“How many of these things are there?” asks Salter (Lindsay Smiling), an aging father. He’s talking to his son, Bernard (B2) (Akeem Davis), who has recently discovered that he is one of ten or twenty clones.
Seeing or reading an unfamiliar play by Caryl Churchill is always a surprise. The luminary of 1970s British theater (Cloud 9, Owners) is never predictable, or only predictably unpredictable. In A NUMBER, her short engrossing work featured in this week’s A Play, A Pie, and A Pint, each genetically identical clone is as unique as a Churchill play.
Bernard 1 is an angry, maladjusted young man, abandoned by Salter after his mother’s death. Bernard 2 enjoyed a loving relationship with Salter, and turned out sweet and uncertain. Another clone, raised by a different family, is a bland schoolteacher. Davis switches between the three with subtle clothing changes and a mastery of countenance and demeanor.
Churchill raises questions about individuality in society, the ethics of cloning, and nature vs nurture, but this is no didactic political piece. Staged on a simple one-table set, A NUMBER contains quiet but startling and personal drama. Under Rebecca Wright’s direction, Smiling’s Salter is a father riddled with guilt and longing—it’s as if he yearns for a son he never had, despite having the same son twenty times. The Bernards struggle to to understand his decisions and the nature of being someone’s son.K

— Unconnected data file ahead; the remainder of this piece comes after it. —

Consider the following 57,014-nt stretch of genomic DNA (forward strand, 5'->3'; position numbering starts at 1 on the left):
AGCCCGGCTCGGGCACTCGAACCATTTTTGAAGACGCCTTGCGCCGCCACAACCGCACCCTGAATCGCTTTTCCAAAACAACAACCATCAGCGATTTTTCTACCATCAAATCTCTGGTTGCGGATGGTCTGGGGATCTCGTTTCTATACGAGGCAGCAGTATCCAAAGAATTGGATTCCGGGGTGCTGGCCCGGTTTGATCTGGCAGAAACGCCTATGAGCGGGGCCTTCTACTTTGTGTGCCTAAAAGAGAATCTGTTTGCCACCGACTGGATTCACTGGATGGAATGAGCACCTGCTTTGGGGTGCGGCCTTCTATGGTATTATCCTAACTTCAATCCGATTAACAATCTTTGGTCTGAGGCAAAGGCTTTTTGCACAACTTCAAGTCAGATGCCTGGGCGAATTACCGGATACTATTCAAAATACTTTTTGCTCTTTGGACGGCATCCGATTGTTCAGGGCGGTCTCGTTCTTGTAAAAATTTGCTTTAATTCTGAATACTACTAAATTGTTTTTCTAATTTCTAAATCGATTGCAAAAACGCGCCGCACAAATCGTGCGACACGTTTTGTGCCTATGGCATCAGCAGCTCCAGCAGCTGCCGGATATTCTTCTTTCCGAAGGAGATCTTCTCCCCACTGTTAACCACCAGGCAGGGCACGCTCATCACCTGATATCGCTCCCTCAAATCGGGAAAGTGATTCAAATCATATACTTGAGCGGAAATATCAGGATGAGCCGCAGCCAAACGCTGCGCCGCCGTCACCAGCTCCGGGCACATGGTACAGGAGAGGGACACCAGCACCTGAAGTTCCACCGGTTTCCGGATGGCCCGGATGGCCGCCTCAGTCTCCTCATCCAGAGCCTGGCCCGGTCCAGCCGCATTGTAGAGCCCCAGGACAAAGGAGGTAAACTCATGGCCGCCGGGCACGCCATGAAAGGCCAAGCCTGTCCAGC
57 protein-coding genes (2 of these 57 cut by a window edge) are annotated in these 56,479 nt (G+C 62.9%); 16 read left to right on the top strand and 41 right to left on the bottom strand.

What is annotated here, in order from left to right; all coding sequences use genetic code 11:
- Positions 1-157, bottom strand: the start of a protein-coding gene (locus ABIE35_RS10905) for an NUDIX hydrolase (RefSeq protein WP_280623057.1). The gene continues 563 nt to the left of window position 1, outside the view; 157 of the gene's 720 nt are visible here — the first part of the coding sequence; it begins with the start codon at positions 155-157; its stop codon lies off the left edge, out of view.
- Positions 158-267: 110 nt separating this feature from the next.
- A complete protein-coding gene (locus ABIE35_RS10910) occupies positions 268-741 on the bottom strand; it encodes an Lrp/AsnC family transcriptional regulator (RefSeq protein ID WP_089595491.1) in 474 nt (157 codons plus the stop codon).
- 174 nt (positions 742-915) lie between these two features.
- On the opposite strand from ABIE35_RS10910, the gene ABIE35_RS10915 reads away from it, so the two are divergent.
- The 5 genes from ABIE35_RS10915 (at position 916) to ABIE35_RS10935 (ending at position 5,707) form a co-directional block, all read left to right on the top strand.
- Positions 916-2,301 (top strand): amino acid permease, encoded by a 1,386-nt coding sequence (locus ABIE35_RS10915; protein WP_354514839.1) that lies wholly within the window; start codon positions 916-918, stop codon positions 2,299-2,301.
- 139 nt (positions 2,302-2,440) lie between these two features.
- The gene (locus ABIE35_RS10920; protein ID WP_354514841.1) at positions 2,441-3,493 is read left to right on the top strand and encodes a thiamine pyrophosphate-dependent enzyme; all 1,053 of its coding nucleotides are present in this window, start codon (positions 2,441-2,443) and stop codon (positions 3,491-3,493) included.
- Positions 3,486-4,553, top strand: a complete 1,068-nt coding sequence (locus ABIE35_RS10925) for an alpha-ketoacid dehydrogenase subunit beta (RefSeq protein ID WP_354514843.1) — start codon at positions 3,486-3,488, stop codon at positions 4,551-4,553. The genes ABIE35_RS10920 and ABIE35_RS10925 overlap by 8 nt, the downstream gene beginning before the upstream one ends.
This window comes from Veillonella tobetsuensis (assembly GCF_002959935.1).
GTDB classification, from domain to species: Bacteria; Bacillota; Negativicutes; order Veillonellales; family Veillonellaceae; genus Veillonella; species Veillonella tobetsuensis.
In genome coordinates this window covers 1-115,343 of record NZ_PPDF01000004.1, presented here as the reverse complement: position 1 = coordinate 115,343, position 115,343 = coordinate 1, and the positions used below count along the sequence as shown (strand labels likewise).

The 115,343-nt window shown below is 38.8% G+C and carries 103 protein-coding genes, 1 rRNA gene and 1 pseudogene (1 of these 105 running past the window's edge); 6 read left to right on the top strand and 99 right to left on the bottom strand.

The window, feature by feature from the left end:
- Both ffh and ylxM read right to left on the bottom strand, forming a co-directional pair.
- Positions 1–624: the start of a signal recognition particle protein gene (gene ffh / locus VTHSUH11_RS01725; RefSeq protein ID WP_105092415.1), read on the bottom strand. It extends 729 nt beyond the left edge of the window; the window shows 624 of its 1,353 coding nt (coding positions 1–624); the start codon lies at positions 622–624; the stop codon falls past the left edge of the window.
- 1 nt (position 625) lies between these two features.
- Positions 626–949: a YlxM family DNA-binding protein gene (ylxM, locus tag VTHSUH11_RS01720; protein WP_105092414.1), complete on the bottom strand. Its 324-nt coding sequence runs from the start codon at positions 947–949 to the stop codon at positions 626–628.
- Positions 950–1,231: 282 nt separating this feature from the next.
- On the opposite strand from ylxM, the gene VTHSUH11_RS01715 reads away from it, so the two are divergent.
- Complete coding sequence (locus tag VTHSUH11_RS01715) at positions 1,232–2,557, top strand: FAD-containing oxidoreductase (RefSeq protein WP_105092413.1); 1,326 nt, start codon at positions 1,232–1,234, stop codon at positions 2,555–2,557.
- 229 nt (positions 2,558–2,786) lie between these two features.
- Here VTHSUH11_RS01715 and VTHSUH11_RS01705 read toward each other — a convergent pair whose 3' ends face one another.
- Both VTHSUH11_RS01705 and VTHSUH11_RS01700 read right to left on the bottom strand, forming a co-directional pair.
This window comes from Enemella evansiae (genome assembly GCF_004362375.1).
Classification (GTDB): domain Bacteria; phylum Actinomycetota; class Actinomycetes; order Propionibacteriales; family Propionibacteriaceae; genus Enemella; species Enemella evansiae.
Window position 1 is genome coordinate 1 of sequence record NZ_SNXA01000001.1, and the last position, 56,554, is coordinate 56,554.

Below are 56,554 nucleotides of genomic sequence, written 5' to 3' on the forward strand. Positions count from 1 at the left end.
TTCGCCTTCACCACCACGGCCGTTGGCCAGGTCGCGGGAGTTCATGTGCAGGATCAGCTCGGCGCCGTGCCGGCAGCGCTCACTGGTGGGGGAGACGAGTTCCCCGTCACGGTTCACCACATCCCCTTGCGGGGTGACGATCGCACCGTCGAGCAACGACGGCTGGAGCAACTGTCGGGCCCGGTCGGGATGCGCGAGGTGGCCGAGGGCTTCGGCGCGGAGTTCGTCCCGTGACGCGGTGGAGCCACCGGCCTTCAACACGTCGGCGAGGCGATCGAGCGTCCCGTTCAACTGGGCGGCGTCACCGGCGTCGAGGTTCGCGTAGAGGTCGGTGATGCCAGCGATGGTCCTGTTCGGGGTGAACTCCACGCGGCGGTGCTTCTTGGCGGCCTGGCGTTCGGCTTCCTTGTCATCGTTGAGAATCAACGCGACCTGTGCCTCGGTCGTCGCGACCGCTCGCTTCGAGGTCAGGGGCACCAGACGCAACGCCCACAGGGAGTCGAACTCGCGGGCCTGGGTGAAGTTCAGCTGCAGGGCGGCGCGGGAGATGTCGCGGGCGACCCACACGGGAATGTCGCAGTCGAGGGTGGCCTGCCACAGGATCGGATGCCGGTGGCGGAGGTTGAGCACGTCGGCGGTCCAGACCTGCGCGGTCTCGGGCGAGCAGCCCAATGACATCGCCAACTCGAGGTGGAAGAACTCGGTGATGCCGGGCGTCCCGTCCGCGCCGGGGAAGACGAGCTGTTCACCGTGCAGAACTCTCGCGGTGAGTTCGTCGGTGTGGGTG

It’s natural to wonder how we might have turned out if our life had gone differently, if we’d been raised by different parents or in a different place. A NUMBER reveals that knowing that might not tell us anything new about ourselves. [Red Room at the Society Hill Playhouse, 507 S. 8th Street] October 9-12, 2014; tinydynamite.org.